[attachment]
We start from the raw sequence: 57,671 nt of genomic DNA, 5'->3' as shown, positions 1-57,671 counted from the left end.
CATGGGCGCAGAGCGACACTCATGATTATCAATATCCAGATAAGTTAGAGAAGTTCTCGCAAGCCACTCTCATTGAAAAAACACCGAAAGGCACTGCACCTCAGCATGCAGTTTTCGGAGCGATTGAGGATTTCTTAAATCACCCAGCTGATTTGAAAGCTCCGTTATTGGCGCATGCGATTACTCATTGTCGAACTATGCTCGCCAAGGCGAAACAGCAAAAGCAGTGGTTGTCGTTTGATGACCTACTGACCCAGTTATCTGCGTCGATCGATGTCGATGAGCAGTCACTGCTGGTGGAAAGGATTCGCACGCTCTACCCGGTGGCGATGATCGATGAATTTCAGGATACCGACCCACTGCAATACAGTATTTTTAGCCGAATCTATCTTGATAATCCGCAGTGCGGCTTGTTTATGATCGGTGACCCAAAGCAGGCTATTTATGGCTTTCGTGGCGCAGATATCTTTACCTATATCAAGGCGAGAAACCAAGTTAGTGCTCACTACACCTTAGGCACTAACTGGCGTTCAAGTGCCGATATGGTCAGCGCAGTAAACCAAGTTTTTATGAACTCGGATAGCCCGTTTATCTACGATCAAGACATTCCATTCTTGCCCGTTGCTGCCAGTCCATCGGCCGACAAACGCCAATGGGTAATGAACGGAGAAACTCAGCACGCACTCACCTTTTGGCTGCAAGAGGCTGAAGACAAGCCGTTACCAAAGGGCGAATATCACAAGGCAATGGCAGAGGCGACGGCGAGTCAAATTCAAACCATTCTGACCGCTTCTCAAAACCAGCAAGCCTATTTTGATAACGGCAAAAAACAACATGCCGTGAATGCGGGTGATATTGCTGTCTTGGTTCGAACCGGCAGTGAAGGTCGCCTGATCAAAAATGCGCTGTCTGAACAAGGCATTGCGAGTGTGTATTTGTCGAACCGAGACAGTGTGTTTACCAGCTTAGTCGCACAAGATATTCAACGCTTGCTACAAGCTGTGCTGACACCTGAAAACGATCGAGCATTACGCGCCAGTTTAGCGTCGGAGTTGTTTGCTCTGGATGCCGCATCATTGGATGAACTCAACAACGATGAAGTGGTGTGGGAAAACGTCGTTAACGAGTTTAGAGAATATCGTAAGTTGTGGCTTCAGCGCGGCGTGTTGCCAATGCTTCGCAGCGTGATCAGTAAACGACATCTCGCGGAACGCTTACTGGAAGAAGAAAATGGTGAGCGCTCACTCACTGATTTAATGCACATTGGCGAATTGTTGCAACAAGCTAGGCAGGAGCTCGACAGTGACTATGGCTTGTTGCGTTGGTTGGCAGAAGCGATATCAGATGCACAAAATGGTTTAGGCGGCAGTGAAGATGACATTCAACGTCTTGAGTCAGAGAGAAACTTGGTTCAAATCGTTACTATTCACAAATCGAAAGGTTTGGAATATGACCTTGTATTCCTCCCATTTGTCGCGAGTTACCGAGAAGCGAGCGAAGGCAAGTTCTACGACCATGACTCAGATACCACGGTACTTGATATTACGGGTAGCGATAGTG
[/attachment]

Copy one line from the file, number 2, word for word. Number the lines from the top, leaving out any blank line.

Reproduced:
CATGGGCGCAGAGCGACACTCATGATTATCAATATCCAGATAAGTTAGAGAAGTTCTCGCAAGCCACTCTCATTGAAAAAACACCGAAAGGCACTGCACCTCAGCATGCAGTTTTCGGAGCGATTGAGGATTTCTTAAATCACCCAGCTGATTTGAAAGCTCCGTTATTGGCGCATGCGATTACTCATTGTCGAACTATGCTCGCCAAGGCGAAACAGCAAAAGCAGTGGTTGTCGTTTGATGACCTACTGACCCAGTTATCTGCGTCGATCGATGTCGATGAGCAGTCACTGCTGGTGGAAAGGATTCGCACGCTCTACCCGGTGGCGATGATCGATGAATTTCAGGATACCGACCCACTGCAATACAGTATTTTTAGCCGAATCTATCTTGATAATCCGCAGTGCGGCTTGTTTATGATCGGTGACCCAAAGCAGGCTATTTATGGCTTTCGTGGCGCAGATATCTTTACCTATATCAAGGCGAGAAACCAAGTTAGTGCTCACTACACCTTAGGCACTAACTGGCGTTCAAGTGCCGATATGGTCAGCGCAGTAAACCAAGTTTTTATGAACTCGGATAGCCCGTTTATCTACGATCAAGACATTCCATTCTTGCCCGTTGCTGCCAGTCCATCGGCCGACAAACGCCAATGGGTAATGAACGGAGAAACTCAGCACGCACTCACCTTTTGGCTGCAAGAGGCTGAAGACAAGCCGTTACCAAAGGGCGAATATCACAAGGCAATGGCAGAGGCGACGGCGAGTCAAATTCAAACCATTCTGACCGCTTCTCAAAACCAGCAAGCCTATTTTGATAACGGCAAAAAACAACATGCCGTGAATGCGGGTGATATTGCTGTCTTGGTTCGAACCGGCAGTGAAGGTCGCCTGATCAAAAATGCGCTGTCTGAACAAGGCATTGCGAGTGTGTATTTGTCGAACCGAGACAGTGTGTTTACCAGCTTAGTCGCACAAGATATTCAACGCTTGCTACAAGCTGTGCTGACACCTGAAAACGATCGAGCATTACGCGCCAGTTTAGCGTCGGAGTTGTTTGCTCTGGATGCCGCATCATTGGATGAACTCAACAACGATGAAGTGGTGTGGGAAAACGTCGTTAACGAGTTTAGAGAATATCGTAAGTTGTGGCTTCAGCGCGGCGTGTTGCCAATGCTTCGCAGCGTGATCAGTAAACGACATCTCGCGGAACGCTTACTGGAAGAAGAAAATGGTGAGCGCTCACTCACTGATTTAATGCACATTGGCGAATTGTTGCAACAAGCTAGGCAGGAGCTCGACAGTGACTATGGCTTGTTGCGTTGGTTGGCAGAAGCGATATCAGATGCACAAAATGGTTTAGGCGGCAGTGAAGATGACATTCAACGTCTTGAGTCAGAGAGAAACTTGGTTCAAATCGTTACTATTCACAAATCGAAAGGTTTGGAATATGACCTTGTATTCCTCCCATTTGTCGCGAGTTACCGAGAAGCGAGCGAAGGCAAGTTCTACGACCATGACTCAGATACCACGGTACTTGATATTACGGGTAGCGATAGTG